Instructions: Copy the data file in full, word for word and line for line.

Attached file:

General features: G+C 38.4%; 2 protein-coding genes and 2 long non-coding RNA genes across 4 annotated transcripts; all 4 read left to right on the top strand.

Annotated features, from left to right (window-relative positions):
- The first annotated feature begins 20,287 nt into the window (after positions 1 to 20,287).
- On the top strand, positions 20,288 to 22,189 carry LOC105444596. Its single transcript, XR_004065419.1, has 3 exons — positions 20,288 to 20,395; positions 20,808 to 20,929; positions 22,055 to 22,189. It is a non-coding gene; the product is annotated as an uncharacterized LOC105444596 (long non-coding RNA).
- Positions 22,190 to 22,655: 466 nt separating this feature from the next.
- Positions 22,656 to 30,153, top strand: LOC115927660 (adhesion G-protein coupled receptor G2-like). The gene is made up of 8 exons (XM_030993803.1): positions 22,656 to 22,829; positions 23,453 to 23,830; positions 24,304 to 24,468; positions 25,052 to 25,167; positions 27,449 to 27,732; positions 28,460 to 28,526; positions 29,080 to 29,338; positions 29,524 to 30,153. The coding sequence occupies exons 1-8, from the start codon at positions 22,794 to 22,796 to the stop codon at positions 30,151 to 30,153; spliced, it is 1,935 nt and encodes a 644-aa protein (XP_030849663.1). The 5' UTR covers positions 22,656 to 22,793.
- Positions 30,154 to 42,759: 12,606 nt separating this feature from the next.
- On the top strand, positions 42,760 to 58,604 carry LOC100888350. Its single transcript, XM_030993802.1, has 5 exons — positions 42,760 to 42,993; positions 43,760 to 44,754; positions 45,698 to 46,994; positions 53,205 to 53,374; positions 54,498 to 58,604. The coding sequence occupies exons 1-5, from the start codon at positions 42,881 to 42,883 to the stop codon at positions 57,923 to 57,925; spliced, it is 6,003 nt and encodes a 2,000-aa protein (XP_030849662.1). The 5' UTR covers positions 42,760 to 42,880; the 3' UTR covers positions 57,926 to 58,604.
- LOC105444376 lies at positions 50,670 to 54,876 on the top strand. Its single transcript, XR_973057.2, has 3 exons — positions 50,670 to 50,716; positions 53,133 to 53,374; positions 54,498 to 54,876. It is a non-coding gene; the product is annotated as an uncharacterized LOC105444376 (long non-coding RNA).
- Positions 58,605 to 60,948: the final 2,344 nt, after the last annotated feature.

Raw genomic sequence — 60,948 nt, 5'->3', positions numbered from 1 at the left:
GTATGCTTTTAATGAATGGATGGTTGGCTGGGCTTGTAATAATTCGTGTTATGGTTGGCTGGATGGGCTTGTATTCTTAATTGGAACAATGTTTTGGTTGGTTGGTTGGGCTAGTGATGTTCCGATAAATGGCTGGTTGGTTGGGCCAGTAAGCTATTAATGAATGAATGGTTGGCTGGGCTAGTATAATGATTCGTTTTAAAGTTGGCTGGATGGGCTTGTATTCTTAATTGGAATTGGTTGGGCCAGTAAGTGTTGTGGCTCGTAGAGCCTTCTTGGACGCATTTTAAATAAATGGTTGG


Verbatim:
General features: G+C 38.4%; 2 protein-coding genes and 2 long non-coding RNA genes across 4 annotated transcripts; all 4 read left to right on the top strand.

Annotated features, from left to right (window-relative positions):
- The first annotated feature begins 20,287 nt into the window (after positions 1 to 20,287).
- On the top strand, positions 20,288 to 22,189 carry LOC105444596. Its single transcript, XR_004065419.1, has 3 exons — positions 20,288 to 20,395; positions 20,808 to 20,929; positions 22,055 to 22,189. It is a non-coding gene; the product is annotated as an uncharacterized LOC105444596 (long non-coding RNA).
- Positions 22,190 to 22,655: 466 nt separating this feature from the next.
- Positions 22,656 to 30,153, top strand: LOC115927660 (adhesion G-protein coupled receptor G2-like). The gene is made up of 8 exons (XM_030993803.1): positions 22,656 to 22,829; positions 23,453 to 23,830; positions 24,304 to 24,468; positions 25,052 to 25,167; positions 27,449 to 27,732; positions 28,460 to 28,526; positions 29,080 to 29,338; positions 29,524 to 30,153. The coding sequence occupies exons 1-8, from the start codon at positions 22,794 to 22,796 to the stop codon at positions 30,151 to 30,153; spliced, it is 1,935 nt and encodes a 644-aa protein (XP_030849663.1). The 5' UTR covers positions 22,656 to 22,793.
- Positions 30,154 to 42,759: 12,606 nt separating this feature from the next.
- On the top strand, positions 42,760 to 58,604 carry LOC100888350. Its single transcript, XM_030993802.1, has 5 exons — positions 42,760 to 42,993; positions 43,760 to 44,754; positions 45,698 to 46,994; positions 53,205 to 53,374; positions 54,498 to 58,604. The coding sequence occupies exons 1-5, from the start codon at positions 42,881 to 42,883 to the stop codon at positions 57,923 to 57,925; spliced, it is 6,003 nt and encodes a 2,000-aa protein (XP_030849662.1). The 5' UTR covers positions 42,760 to 42,880; the 3' UTR covers positions 57,926 to 58,604.
- LOC105444376 lies at positions 50,670 to 54,876 on the top strand. Its single transcript, XR_973057.2, has 3 exons — positions 50,670 to 50,716; positions 53,133 to 53,374; positions 54,498 to 54,876. It is a non-coding gene; the product is annotated as an uncharacterized LOC105444376 (long non-coding RNA).
- Positions 58,605 to 60,948: the final 2,344 nt, after the last annotated feature.

Raw genomic sequence — 60,948 nt, 5'->3', positions numbered from 1 at the left:
GTATGCTTTTAATGAATGGATGGTTGGCTGGGCTTGTAATAATTCGTGTTATGGTTGGCTGGATGGGCTTGTATTCTTAATTGGAACAATGTTTTGGTTGGTTGGTTGGGCTAGTGATGTTCCGATAAATGGCTGGTTGGTTGGGCCAGTAAGCTATTAATGAATGAATGGTTGGCTGGGCTAGTATAATGATTCGTTTTAAAGTTGGCTGGATGGGCTTGTATTCTTAATTGGAATTGGTTGGGCCAGTAAGTGTTGTGGCTCGTAGAGCCTTCTTGGACGCATTTTAAATAAATGGTTGG